The children feel they need to choose between which parent they should give their loyalty. Since they are living with the custodial parent, they tend to choose to give their support to that parent. This is partly out of fear at having lost one caring parent; they may also lose the custodial parent.
The children in siding with the custodial parent (usually the mother) then are prepared to alienate the now absent parent (usually the father). In recent times the current psychologist, an expert witness to the courts, has noted a shift in the custodial parent being the father rather than the mother. He then, not unlike the maternal figure, when she has custody, seeks to alienate the children against the mother.
There therefore follows a similar scenario where the child favours and is loyal to the father, who seeks to alienate the mother from having good contact with the children. Grandparents in both situations can do much to encourage both parents to refrain from, as much as possible, showing animosity towards one another, and hence upsetting the children. Grandparents should also refrain from taking sides.
Children should not be placed in the position of having to make decisions such as which parent they wish to be with and which one they wish to reject! They should not need to, or have to choose between often two loving parents. Grandparents frequently can help in this respect.
It must be accepted as fact, that in some cases the alienated parent has indeed had faults that affected the relationship both with the other parent and the child. These negative features are often remembered by the child while the good things are forgotten. This is due to the fact that negative excuses or reasons why the parents cannot be together, or cannot have access to their children is all part of the litigation that takes place between the warring factions. This complicates the picture as to why the child does not want good contact with the absent parent and that parent’s extended family and sides are chosen. This often negates the position of the extended family of the alienated parent.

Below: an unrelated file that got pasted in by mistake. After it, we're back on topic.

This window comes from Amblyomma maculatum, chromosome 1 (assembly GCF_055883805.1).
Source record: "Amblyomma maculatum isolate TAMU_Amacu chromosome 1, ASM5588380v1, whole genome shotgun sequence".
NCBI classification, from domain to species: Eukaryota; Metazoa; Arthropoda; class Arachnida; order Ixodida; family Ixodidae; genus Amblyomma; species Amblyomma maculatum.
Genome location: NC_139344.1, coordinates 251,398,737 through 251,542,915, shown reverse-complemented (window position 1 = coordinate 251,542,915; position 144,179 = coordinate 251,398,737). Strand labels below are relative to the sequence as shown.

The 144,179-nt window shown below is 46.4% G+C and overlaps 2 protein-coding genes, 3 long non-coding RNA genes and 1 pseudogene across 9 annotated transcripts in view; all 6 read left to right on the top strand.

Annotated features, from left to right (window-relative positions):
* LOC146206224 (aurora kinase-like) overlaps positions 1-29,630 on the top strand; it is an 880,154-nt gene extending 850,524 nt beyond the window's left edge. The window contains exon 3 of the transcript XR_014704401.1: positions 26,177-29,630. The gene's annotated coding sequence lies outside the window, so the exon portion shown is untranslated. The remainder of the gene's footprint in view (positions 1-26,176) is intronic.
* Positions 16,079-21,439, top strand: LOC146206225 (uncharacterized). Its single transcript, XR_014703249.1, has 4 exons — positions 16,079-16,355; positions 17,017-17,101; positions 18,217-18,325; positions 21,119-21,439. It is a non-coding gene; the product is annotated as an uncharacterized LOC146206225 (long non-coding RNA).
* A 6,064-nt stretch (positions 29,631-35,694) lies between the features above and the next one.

Finally, it must be said that the value of grandparents and the extended family should not be underestimated. It has been shown that extended family networks can do much to increase the children’s feelings of belonging leading to greater security for the child. This is especially the case when parents have been in an acrimonious divorce or separation.
Changing the law re contact of grandparents with grandchildren
One may well need to consider that it is time for the law to be changed in this regard. Currently, parents when separated are provided by the courts with contact with their children following divorce or separation of the parents. The implacable hostility however, of one parent, usually the custodial parent, should not sideline a worthy non abusive parent or indeed the grandparents. This ruling should include the grandparents of children having a right of good contact with their grandchildren. They are frequently innocent parties to any dispute between the actual parents.
Children frequently have a close attachment to the extended family, and especially the grandparents. These are likely to be sidelined by an vindictive unjust alienator. Sometimes, however, such rejection is due totally or partly to the behaviour of the alienated parent. The need to be cognisant of this and act accordingly when making decisions can lead to encouraging good contact between grandparents and their grandchildren. Sometimes children have in the past has an especially good or bad relationship with the grandparents. If the relationship has been good then contact should certainly continue. If it has been poor then such contact will be refused by the children themselves regardless of the wishes of the grandparents of the non custodial parent.
Much damage to children, and suffering for grandparents occurs, when unjustified alienation of a parent lead also to the unjustified alienation of doting, caring and loving grandparents who have been close to their grandchildren in the past.